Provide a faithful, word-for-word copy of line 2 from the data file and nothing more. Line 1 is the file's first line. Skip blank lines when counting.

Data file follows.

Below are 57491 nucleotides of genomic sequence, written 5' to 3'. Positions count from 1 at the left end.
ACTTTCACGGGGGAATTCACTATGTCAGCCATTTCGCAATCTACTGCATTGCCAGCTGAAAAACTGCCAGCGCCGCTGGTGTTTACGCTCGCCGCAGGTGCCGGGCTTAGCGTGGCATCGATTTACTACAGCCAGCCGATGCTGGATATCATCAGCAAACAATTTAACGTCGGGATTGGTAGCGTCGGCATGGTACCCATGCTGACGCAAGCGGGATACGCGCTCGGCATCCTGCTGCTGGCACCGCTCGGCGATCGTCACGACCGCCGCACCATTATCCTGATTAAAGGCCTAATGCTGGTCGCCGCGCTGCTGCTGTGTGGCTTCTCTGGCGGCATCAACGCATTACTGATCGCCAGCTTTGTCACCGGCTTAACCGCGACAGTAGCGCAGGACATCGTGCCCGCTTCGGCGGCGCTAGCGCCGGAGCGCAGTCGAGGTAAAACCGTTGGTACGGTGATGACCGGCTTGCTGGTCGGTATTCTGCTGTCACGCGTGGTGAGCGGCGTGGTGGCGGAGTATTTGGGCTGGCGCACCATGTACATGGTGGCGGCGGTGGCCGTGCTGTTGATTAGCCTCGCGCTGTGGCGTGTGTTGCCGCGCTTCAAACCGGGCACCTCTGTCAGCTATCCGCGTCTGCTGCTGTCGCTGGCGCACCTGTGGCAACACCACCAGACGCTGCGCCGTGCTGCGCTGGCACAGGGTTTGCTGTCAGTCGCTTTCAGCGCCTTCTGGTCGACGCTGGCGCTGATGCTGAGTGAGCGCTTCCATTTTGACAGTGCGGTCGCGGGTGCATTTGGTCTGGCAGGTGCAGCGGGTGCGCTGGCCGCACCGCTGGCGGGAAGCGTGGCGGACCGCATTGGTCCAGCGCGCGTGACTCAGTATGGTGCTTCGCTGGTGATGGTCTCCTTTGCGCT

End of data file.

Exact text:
ACTTTCACGGGGGAATTCACTATGTCAGCCATTTCGCAATCTACTGCATTGCCAGCTGAAAAACTGCCAGCGCCGCTGGTGTTTACGCTCGCCGCAGGTGCCGGGCTTAGCGTGGCATCGATTTACTACAGCCAGCCGATGCTGGATATCATCAGCAAACAATTTAACGTCGGGATTGGTAGCGTCGGCATGGTACCCATGCTGACGCAAGCGGGATACGCGCTCGGCATCCTGCTGCTGGCACCGCTCGGCGATCGTCACGACCGCCGCACCATTATCCTGATTAAAGGCCTAATGCTGGTCGCCGCGCTGCTGCTGTGTGGCTTCTCTGGCGGCATCAACGCATTACTGATCGCCAGCTTTGTCACCGGCTTAACCGCGACAGTAGCGCAGGACATCGTGCCCGCTTCGGCGGCGCTAGCGCCGGAGCGCAGTCGAGGTAAAACCGTTGGTACGGTGATGACCGGCTTGCTGGTCGGTATTCTGCTGTCACGCGTGGTGAGCGGCGTGGTGGCGGAGTATTTGGGCTGGCGCACCATGTACATGGTGGCGGCGGTGGCCGTGCTGTTGATTAGCCTCGCGCTGTGGCGTGTGTTGCCGCGCTTCAAACCGGGCACCTCTGTCAGCTATCCGCGTCTGCTGCTGTCGCTGGCGCACCTGTGGCAACACCACCAGACGCTGCGCCGTGCTGCGCTGGCACAGGGTTTGCTGTCAGTCGCTTTCAGCGCCTTCTGGTCGACGCTGGCGCTGATGCTGAGTGAGCGCTTCCATTTTGACAGTGCGGTCGCGGGTGCATTTGGTCTGGCAGGTGCAGCGGGTGCGCTGGCCGCACCGCTGGCGGGAAGCGTGGCGGACCGCATTGGTCCAGCGCGCGTGACTCAGTATGGTGCTTCGCTGGTGATGGTCTCCTTTGCGCT